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  1. It is a die clash, in fact the dies have clashed twice with a slight offset between clashes.
  2. And since the farthing and six pence were about the same size and had basically the same obv, they could be plated to pass as sixpence. It may seem trival, but it was probably worth it. (Think about the trouble people went to in the US to grind down the diameter of cent to use them as dimes in vending machines.)
  3. Nope. The center layer of the 40% silver halves was 20% silver 80% copper, the center layer of the copper nickel clad coins is 100% copper. (The unusually dark center layer on the OP coin tells me it is almost certainly the 20/80 composition.) Ratzie, due to the mint tolerances on the weight (+/- .400 grams) a 40% silver half can weigh anywhere between 11.1 grams and 11.9 grams and still be in tolerance. Since they were not rolling the clad strip at the mint there would not have been clad stip the proper thickness for a half dollar. If half dollar blancj were punched from clad stock it would have had to have been either dime or quarter stock and the weight would be much lower. I believe a half dollar on quarter stock weighs around 10.8 grams.
  4. Satin finish, NO. Proof finish, Yes. Accented hair, No.
  5. No they are all 35% silver. Sound is not a very good diagnostic tool. Even with the same composition it can vary with the thickness (weight), force of strike can have an effect, plus the human ear is NOT a very precise instrument. Adding to the problem with the war nickels is the fact that they a plagued with lamination problems which can cause changes in the sound or even eliminate the ring entirely.. And the laminations do not have to be visible on the surface of the coin. Internal flaws can cause these problems. A ring test can be suggestive, but should never be considered to be conclusive.
  6. The one on the right is a 1963 proof and did not come out of a 1965 SMS.
  7. Probably some shenanigans inside the mint considering this was was a proof only issue. Since the strike is sharp this would have had to have been done with two anvil dies. I'm not sure due to clearances whether or not you could remove the coin from the press without assistance in such a case. (If you had two hammer dies it would definitely need assistance because the hammer die in the anvil position would not be able to eject the coin from the collar.)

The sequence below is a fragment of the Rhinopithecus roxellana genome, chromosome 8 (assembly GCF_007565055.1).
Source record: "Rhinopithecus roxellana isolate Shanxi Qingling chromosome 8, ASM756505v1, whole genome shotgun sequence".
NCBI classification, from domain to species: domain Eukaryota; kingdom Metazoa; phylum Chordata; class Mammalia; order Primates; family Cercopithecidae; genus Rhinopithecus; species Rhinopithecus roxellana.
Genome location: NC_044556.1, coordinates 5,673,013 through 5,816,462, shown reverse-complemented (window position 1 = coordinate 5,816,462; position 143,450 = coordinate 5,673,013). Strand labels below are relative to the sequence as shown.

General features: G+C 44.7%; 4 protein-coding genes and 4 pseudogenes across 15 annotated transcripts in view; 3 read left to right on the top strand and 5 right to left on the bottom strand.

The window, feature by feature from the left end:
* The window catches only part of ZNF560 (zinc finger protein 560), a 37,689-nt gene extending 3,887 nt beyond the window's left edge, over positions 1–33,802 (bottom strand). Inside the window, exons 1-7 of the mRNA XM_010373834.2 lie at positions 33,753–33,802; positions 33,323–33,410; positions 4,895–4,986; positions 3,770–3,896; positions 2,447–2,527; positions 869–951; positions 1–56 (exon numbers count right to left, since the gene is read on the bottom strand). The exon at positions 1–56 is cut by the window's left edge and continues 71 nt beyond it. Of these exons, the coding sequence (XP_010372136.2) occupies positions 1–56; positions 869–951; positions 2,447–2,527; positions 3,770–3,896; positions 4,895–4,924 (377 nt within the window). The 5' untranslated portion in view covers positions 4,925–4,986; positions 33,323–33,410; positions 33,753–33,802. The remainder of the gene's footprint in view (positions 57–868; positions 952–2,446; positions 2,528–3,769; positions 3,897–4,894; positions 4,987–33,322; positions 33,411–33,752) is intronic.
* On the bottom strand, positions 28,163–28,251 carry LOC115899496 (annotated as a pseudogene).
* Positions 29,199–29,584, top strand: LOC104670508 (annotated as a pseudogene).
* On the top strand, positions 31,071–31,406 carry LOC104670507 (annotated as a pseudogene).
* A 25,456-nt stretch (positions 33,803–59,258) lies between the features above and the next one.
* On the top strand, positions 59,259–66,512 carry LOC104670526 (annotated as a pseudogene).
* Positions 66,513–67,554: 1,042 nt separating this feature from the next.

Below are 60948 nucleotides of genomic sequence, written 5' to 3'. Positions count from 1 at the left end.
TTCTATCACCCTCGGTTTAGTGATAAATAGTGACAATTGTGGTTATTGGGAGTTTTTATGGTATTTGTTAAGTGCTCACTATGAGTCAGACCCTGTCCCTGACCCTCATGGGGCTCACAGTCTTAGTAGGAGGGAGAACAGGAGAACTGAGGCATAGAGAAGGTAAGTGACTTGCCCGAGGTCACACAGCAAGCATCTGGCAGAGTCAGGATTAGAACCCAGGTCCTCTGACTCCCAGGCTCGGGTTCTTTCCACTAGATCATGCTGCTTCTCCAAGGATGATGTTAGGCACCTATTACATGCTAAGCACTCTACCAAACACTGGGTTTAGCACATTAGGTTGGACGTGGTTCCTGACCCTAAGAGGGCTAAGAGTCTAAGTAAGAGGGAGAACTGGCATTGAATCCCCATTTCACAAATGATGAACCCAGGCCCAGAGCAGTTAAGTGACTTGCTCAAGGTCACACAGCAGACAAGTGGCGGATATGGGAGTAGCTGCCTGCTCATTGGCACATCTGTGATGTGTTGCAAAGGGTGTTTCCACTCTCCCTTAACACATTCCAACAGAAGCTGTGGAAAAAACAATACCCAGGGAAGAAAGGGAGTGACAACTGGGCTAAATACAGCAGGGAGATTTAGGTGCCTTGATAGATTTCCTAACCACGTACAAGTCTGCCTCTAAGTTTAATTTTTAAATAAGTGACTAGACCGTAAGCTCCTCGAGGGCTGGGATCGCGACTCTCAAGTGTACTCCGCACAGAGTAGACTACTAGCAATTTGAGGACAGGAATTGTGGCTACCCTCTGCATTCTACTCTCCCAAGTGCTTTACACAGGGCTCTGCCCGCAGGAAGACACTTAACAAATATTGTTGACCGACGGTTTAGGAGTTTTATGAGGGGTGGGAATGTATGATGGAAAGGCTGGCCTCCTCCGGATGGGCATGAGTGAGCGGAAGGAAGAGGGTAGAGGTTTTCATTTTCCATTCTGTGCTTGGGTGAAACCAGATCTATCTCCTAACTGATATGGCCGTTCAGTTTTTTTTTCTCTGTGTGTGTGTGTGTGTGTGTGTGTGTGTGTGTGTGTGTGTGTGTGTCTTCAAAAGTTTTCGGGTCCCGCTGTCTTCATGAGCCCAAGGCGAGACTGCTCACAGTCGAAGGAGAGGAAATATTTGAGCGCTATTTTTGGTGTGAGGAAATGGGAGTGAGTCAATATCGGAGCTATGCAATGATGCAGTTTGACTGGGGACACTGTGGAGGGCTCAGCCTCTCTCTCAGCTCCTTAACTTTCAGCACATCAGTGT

8. I think everyone is missing what he is asking about. He want to know why the center of the D is filled instead of being hollow like a normal D. On the die the letter is incuse or sunk into the surface of the die. That creates a little "post" in the center of the D that creates the hollow center of the D on the coin. If that post chips off the result is a D that has the outer shape, but the center of the D is just featureless lump. Technically it isn't a mint error, it is a die stage and clogged" mintmarks like this are fairly common so there is no premium value.
  9. Don't know what it is made of, but it is definitely a fake double eagle.
  10. If the object doing the gouging does not make the gouge in one smooth continuous movement it will show a repeating pattern like that as it hesitates, starts, hesitates, starts etc. Every time the gouging object hesitates for an instant a new ridge line is created in the groove.
  11. They sold Jefferson Nickel rolls in 2003, 04, and 05. They also sold cent rolls in 2008, last of the Memorials.
  12. And it may not "look" acid soaked, but it is.
  13. Trying to compare thickness of a planchet with a struck coin won't tell you much because the thickness of the coin is a function of the strength of the strike, and you would expect the thickness of the coin, as measured at the rim, to be thicker than the planchet. So the planchet being thinner would be normal. As to the diameter, the planchet after having the edge upset WOULD be smaller in diameter than the finished coin. This allows the planchet to drop easily into the coining chamber, and the planchet expands outward during the striking to the finished size as set by the diameter of the hole in the collar.
  14. It is good enough to know that you DON'T have an error coin. US coins are struck with "coin orientation" the obverse and reverse are upside down with respect to each other. Canadian coins are struck with "medal orientation" both sides are oriented upright with respect to each other. Your mirror picture shows that both sides are upright, the correct orientation for Canada.